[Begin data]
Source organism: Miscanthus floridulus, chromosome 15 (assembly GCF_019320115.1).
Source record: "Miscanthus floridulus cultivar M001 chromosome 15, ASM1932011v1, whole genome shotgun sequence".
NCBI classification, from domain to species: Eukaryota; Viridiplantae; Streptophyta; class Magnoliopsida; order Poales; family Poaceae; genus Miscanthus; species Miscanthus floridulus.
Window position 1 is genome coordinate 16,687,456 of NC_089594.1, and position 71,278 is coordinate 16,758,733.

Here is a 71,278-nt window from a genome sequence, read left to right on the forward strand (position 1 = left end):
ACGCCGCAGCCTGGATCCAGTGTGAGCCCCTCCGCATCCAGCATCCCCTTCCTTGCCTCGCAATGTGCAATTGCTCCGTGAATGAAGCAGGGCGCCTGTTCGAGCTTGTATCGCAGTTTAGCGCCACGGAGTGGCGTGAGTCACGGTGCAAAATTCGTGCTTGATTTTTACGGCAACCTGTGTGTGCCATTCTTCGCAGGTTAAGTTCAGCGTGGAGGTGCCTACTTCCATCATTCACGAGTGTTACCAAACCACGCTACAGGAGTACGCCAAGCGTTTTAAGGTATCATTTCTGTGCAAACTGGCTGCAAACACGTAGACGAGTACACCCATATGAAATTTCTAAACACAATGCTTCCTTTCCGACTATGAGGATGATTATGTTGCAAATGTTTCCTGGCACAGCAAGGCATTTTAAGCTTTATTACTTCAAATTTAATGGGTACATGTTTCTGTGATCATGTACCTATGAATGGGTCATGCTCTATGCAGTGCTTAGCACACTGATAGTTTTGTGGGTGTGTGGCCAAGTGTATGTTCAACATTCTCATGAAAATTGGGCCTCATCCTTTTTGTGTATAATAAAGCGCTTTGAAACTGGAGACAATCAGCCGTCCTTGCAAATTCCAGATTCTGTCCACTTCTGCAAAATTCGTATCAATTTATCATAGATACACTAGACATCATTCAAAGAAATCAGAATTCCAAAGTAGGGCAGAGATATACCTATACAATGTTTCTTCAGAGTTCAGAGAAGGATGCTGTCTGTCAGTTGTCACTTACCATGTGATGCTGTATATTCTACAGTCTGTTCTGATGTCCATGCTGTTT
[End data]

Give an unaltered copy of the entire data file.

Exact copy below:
Source organism: Miscanthus floridulus, chromosome 15 (assembly GCF_019320115.1).
Source record: "Miscanthus floridulus cultivar M001 chromosome 15, ASM1932011v1, whole genome shotgun sequence".
NCBI classification, from domain to species: Eukaryota; Viridiplantae; Streptophyta; class Magnoliopsida; order Poales; family Poaceae; genus Miscanthus; species Miscanthus floridulus.
Window position 1 is genome coordinate 16,687,456 of NC_089594.1, and position 71,278 is coordinate 16,758,733.

Here is a 71,278-nt window from a genome sequence, read left to right on the forward strand (position 1 = left end):
ACGCCGCAGCCTGGATCCAGTGTGAGCCCCTCCGCATCCAGCATCCCCTTCCTTGCCTCGCAATGTGCAATTGCTCCGTGAATGAAGCAGGGCGCCTGTTCGAGCTTGTATCGCAGTTTAGCGCCACGGAGTGGCGTGAGTCACGGTGCAAAATTCGTGCTTGATTTTTACGGCAACCTGTGTGTGCCATTCTTCGCAGGTTAAGTTCAGCGTGGAGGTGCCTACTTCCATCATTCACGAGTGTTACCAAACCACGCTACAGGAGTACGCCAAGCGTTTTAAGGTATCATTTCTGTGCAAACTGGCTGCAAACACGTAGACGAGTACACCCATATGAAATTTCTAAACACAATGCTTCCTTTCCGACTATGAGGATGATTATGTTGCAAATGTTTCCTGGCACAGCAAGGCATTTTAAGCTTTATTACTTCAAATTTAATGGGTACATGTTTCTGTGATCATGTACCTATGAATGGGTCATGCTCTATGCAGTGCTTAGCACACTGATAGTTTTGTGGGTGTGTGGCCAAGTGTATGTTCAACATTCTCATGAAAATTGGGCCTCATCCTTTTTGTGTATAATAAAGCGCTTTGAAACTGGAGACAATCAGCCGTCCTTGCAAATTCCAGATTCTGTCCACTTCTGCAAAATTCGTATCAATTTATCATAGATACACTAGACATCATTCAAAGAAATCAGAATTCCAAAGTAGGGCAGAGATATACCTATACAATGTTTCTTCAGAGTTCAGAGAAGGATGCTGTCTGTCAGTTGTCACTTACCATGTGATGCTGTATATTCTACAGTCTGTTCTGATGTCCATGCTGTTT